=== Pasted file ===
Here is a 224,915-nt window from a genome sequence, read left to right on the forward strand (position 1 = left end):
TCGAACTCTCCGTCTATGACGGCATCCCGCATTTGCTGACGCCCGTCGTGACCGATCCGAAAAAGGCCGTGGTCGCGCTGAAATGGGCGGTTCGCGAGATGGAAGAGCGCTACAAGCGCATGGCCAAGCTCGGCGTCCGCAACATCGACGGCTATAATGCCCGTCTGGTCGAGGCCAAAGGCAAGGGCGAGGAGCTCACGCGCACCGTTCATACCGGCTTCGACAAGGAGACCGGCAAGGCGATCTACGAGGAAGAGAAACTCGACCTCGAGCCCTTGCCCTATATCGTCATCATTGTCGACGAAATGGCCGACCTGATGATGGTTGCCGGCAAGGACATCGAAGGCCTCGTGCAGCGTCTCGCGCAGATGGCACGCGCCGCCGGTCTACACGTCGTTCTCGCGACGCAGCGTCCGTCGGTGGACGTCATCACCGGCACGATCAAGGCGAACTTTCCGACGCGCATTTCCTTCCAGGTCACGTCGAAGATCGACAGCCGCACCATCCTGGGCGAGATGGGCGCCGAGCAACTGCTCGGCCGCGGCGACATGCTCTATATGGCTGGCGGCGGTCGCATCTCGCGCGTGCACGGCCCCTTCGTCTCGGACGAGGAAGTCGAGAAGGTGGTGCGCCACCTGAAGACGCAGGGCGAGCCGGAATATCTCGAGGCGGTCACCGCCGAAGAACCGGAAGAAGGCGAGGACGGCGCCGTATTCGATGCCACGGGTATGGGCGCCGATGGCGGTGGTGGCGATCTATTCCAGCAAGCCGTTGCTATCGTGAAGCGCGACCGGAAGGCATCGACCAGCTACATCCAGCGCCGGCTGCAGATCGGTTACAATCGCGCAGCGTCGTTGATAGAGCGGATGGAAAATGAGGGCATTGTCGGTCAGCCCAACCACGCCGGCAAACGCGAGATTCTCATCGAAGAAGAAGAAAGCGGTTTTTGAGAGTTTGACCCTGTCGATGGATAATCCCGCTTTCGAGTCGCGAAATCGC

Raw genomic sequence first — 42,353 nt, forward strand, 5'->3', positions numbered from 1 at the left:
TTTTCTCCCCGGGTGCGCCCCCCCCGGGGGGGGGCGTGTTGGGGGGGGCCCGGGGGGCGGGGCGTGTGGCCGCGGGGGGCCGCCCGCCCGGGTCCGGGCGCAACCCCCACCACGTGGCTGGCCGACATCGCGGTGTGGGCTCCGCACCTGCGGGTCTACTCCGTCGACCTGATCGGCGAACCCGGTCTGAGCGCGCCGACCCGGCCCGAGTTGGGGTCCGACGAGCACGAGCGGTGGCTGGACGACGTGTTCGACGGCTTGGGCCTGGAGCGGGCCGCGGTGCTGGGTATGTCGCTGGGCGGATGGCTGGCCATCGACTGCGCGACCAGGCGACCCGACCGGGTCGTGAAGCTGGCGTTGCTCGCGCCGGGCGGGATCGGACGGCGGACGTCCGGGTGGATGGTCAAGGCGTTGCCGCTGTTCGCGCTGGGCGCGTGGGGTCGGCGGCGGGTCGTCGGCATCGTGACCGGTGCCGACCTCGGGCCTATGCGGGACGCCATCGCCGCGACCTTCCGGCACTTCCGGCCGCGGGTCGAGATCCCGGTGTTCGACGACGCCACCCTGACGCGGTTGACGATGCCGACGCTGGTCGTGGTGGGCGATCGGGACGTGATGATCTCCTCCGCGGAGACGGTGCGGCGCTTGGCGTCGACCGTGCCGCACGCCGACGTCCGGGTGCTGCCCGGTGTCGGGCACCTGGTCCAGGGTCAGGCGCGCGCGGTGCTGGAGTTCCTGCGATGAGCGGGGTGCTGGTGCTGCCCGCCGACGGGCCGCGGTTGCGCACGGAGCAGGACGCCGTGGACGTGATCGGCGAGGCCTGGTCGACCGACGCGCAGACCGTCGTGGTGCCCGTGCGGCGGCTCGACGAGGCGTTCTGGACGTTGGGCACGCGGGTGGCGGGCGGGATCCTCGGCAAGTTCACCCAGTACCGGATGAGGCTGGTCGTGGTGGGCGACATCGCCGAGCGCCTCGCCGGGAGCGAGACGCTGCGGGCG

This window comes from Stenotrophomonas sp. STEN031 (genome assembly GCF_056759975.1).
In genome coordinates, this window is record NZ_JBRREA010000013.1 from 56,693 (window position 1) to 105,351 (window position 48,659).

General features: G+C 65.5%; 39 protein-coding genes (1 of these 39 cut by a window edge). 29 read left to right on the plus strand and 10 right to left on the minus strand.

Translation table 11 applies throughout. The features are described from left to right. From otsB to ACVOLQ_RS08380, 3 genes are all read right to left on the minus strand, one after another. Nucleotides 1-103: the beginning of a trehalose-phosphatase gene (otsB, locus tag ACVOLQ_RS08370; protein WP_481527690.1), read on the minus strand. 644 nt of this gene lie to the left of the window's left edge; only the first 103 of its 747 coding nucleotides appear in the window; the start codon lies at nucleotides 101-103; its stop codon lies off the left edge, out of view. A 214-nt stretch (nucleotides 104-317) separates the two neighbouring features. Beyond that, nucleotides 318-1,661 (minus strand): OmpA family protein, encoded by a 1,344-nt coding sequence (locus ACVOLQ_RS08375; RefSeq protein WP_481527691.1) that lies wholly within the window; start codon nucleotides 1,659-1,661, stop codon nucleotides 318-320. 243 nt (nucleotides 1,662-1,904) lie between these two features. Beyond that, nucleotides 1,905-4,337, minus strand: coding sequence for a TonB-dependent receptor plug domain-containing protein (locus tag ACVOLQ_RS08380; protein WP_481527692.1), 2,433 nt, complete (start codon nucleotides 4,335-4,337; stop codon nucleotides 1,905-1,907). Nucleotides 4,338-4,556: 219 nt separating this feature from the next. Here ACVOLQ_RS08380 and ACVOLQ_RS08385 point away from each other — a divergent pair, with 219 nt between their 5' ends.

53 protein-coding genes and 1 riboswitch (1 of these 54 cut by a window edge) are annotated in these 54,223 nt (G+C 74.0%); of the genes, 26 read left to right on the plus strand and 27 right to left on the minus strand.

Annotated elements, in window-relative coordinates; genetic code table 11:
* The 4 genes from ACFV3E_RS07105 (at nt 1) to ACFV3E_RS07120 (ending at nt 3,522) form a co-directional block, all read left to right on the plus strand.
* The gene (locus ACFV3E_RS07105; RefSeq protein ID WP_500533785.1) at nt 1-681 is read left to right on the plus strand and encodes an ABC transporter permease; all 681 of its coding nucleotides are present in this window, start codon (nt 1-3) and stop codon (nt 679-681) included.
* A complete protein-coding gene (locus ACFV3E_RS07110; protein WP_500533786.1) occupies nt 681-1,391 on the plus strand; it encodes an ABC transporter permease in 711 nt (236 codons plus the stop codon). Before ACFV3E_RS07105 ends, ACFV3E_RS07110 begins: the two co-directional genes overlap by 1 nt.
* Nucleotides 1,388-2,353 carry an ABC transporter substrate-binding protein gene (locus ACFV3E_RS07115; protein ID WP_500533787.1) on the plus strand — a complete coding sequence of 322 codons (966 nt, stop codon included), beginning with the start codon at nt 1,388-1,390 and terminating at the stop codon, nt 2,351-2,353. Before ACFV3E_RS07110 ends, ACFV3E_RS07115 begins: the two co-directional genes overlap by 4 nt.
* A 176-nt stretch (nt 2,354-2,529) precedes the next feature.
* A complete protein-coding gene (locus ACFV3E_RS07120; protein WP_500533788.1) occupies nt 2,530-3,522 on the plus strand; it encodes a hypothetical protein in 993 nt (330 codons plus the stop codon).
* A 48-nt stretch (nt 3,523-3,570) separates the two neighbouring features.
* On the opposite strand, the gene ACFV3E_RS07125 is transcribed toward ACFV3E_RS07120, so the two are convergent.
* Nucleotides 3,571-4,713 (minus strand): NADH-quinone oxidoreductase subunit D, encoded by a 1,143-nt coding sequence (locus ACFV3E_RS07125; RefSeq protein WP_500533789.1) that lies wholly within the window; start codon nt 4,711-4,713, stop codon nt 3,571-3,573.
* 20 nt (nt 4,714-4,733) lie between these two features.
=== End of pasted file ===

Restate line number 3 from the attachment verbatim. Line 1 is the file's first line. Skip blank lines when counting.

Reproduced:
Raw genomic sequence first — 42,353 nt, forward strand, 5'->3', positions numbered from 1 at the left: